Actually, the pleasure based theory of sexual desire is rejected in another recent analytic philosophy article, which articulates a bidimensional dispositional (BD) view of sexual orientations (and forms one of the sources for the author referenced above). This article also rejects that the notion that your own sex and gender are relevant for determining your sexual orientation:

"If instead one prefers, for example, a pleasure-based theory of desire, then the formulation will be too narrow to capture the concept of sexual orientation. Not everyone receives pleasure from sexual behavior. Still other theories of desire (e. g., attention-based or holistic) are too broad to capture the concept. And so on, I would argue, for the other main candidate theories of desire. Of course, one could simply appeal to a “common understanding” of desire, but I am skeptical that there is any such thing."

"BD goes a step further by saying that the sex- and gender-attrac
tions — again, understanding these attractions in terms of behavioral dispositions under ordinary conditions — are all that matter for sexual orientation. My own sex and gender, for example, do not matter for my sexual orientation."


Dembroff, Robin A. 2016. “What Is Sexual Orientation?” Philosophers’ Imprint 16.3 (Jan.): 1–27.

hahaha, classic. *shakes head*

 

And yes I totally agree, because it doesn't matter if someone has a dick or not, they're automatically gay if they prefer to have sex with men. Obviously.

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Pramana
5 minutes ago, FictoVore. said:

hahaha, classic. *shakes head*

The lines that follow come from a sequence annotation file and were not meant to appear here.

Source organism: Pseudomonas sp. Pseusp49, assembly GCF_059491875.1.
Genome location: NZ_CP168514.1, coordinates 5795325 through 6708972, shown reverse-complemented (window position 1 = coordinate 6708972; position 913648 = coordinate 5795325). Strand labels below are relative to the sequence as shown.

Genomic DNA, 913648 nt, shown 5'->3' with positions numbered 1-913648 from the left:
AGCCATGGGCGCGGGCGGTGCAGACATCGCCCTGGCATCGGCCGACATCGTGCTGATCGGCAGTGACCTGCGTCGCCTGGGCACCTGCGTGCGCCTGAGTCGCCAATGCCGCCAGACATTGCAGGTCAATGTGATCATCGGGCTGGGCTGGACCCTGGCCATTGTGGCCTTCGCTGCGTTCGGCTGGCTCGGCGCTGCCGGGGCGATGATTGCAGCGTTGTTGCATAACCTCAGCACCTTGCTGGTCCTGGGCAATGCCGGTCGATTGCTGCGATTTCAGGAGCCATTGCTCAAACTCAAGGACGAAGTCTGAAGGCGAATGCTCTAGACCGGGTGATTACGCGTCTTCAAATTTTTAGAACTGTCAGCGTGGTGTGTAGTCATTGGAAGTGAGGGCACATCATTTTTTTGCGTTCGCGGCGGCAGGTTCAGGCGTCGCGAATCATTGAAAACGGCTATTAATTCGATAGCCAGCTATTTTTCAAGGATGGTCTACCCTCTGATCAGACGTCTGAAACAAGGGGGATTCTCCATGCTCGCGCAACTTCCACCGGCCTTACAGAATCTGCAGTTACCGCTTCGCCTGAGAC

And yes I totally agree, because it doesn't matter if someone has a dick or not, they're automatically gay if they prefer to have sex with men. Obviously.

The methodology for the paper is to rectify our ordinary concepts regarding sexual orientations (so in analytic philosophy parlance, it's a work of conceptual engineering rather than a work of conceptual analysis) in order to actualize certain political objectives (mainly surrounding gender identities). Of course, this can be debated, but it's worth keeping in mind that Robin Dembroff has been employed by both Princeton and Yale for doing this kind of work.

Regarding the sexual orientation question, though, regardless of whether one agrees with this dispositional view or a more traditional sexual attraction/desire view, either way the idea with sexual orientations centres on motivations for engaging in sex based on concepts about other people (such as certain people fitting a particular sex or gender category). So "desiring partnered sex for pleasure" would be a reason for having sex, but wouldn't be relevant to orientation because it doesn't say anything about how one perceives of other people, and thus it can't orient one towards other people.

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HonoraryJedi

Damn these articles can be such a pain to read. I have to admit I don't understand what they are trying to say here, aside from the bit about defining sexual orientation around actions rather than desire. Still, it is interesting to see these things talked about on an academic level.

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Pramana
13 hours ago, HonoraryJedi said:

Damn these articles can be such a pain to read. I have to admit I don't understand what they are trying to say here, aside from the bit about defining sexual orientation around actions rather than desire. Still, it is interesting to see these things talked about on an academic level.

I found this blog post that provides a much more readable summary of Robin Dembroff's argument, and what I also think is a good critique.

http://laser.fontmonkey.com/foe/comments.php?y=16&m=02&entry=entry160224-145944

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HonoraryJedi

Thank you

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scarletlatitude

As neither the research article or the blog post discuss asexuality directly, I will have to move this out of World Watch. But thanks for the share! @Pramana

 

Moving to the Gray Area

 

scarletlatitude

World Watch mod